Falling Back In Love With the Poetry Slam

love/hate by Patrícia Lobo
love/hate by Patrícia Lobo

Eleven years ago, I very publicly and definitively stepped down from running louderARTS (back then, still a little bit louder) for the second time, frustrated over the state of the poetry slam community after my return from a year in Virginia, away from it all and intensely missing it. It was a bittersweet departure as that community, both local and national, had become so deeply embedded in my life it felt like an anti-climactic divorce and I was giving up custody of the kids knowing it would dramatically change my relationship with them.

And it did.

For the next six years or so, I returned sporadically, each visit becoming more about drinking and snark than poetry (thankfully, this was all pre-Twitter), and during that particularly jaded period I did the interview with Cristin O’Keefe Aptowicz that would end up in her excellent history of the NYC poetry slam scene, Words in Your Face. Fortunately, Cristin’s editing softened the bitterness and disappointment that was on full display that day, but it was obvious.

Fast forward to this time last year and something changed. I was in a different place, less jaded, far removed from my own disappointments, and it seemed like the community had changed, too. Or, at least, there were pockets of the community coming together in ways I recognized and liked.

And in the months after, even more changed, and I went from just showing up regularly on most Mondays and occasionally reading a poem, to easing back in to help Lynne run things in the midst of a tough transitional period, to fully taking over the poetry slam mid-season and blowing it up.

The poetry slam was both my gateway into the world of poetry, and eventually became the exit ramp that launched me out of it, but after sitting back watching the early part of the season progress, enjoying a variety of interesting new [to me] voices remind me what’s always been special about the slam — not the competition, but the community that forms around it, despite it — I jumped back in with both feet.

The slam isn’t the automatic audience draw it used to be (for us, at least), and I can’t help but wonder if that’s partly because, a long time ago, the organized slam became much less about putting on a good show for the audience and providing an open forum for a variety of voices, and more about establishing an alternative career path for a select group of poets. The revolution gone corporate, as so often happens.

My first step was getting us back to the basics. Over the years, so many arbitrary and convoluted rules had been added to our slam format it had literally gotten to the point where poets had “slam cards” to track their activity, with an “extra credit” opportunity where you’d get an extra point towards your rank by inviting another poet to the slam or open mic. It was the worst combination of protectionism and a complete lack of understanding of what makes a community tick that I could imagine, so I blew it the fuck up and stripped it back to the bare essentials: a stage, a mic, three “judges,” an open format that encourages all voices, and a host who remembers the points aren’t the point.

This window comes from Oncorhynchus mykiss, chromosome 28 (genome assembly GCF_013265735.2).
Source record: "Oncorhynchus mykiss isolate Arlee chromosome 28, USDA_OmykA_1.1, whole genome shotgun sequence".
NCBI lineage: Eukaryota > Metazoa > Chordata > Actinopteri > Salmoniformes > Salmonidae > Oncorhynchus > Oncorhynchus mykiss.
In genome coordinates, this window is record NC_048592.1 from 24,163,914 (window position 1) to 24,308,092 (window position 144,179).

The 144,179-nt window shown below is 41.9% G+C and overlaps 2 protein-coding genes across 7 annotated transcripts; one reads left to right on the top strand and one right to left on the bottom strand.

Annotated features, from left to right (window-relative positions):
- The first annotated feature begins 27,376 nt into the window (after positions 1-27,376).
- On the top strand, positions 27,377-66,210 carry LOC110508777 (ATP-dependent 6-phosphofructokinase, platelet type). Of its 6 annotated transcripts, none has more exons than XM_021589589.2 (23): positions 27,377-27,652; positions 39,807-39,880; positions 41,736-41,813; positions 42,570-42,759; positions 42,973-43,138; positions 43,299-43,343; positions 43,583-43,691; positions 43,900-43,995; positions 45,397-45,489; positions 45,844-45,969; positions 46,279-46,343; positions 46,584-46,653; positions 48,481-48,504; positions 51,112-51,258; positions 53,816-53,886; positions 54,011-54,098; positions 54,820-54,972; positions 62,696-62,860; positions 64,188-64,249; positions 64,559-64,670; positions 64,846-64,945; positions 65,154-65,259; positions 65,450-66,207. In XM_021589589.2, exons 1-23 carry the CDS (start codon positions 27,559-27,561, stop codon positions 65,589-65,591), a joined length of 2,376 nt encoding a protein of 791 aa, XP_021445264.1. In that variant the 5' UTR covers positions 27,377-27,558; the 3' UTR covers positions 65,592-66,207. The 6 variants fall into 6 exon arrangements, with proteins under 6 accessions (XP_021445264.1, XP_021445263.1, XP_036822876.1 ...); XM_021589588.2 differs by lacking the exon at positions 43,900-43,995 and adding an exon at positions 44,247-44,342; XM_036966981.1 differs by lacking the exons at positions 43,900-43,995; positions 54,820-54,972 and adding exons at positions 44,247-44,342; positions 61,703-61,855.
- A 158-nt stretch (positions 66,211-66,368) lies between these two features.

And now, after three great semi-finals featuring some excellent work by a diverse mix of poets, we’re a week away from our Finals. While the lineup is a bit of a sausagefest with only one woman in the mix, all six poets are good writers and performers who will put on a great show: Thomas Fucaloro, Jamie Martin, Tatyana Muradov, Anthony Ragler, Gabriel Ramirez, and Brendan Wolff.

In another break from the old structure, the Finals will be, first and foremost, about choosing a Grand Slam Champion, while constructing a team for the National Poetry Slam takes a back seat, with only the top two finalists making the team. In a nod to the Nuyorican Poets Cafe, where I got my start, we’ll have two slam-offs to select the other two members of the team that will represent louderARTS in Oakland in August. Unlike in several years past, there’s not a single one in the mix that I’d not want on our team, and that’s a great feeling.

One thing I didn’t change was the format of the slam itself, retaining its challenging mix of 3-minute, 2-minute, and 1-minute poems that force poets to focus on their craft and editing just as much as their memorization and performance. One of the hallmarks of louderARTS has always been that we value craft above all, and a well-written poem read simply from the page will trump a pop culture-riddled rant performed with gusto every day, if not in points, then where it really counts.

It’s sometimes hard to believe that this little series I started in 1998 with Lynne and Roger is still running, especially in NYC where independent art and culture are aggressively being pushed out of Manhattan, but we’ll be celebrating our 16th anniversary during our show on May 12th, and I’m absolutely thrilled that it will combine our poetry slam finals with a feature by one of my favorite poets, mentors,  and friends: Willie Perdomo.  by an old friend of louderARTS, the incredible Eboni Hogan!

It really does take a clean break to heal right, and I think the louderARTS community is healthier and more vibrant than it’s been in years.

If you haven’t hung out with us in a while, come on back. I’ve witnessed it first-hand: you can go home again.

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Guy LeCharles Gonzalez

As in guillotine. Old/new media pragmatist. Sometimes loud, one-time poet, still opinionated. Reading, writing, running, gaming, soccer, beer.

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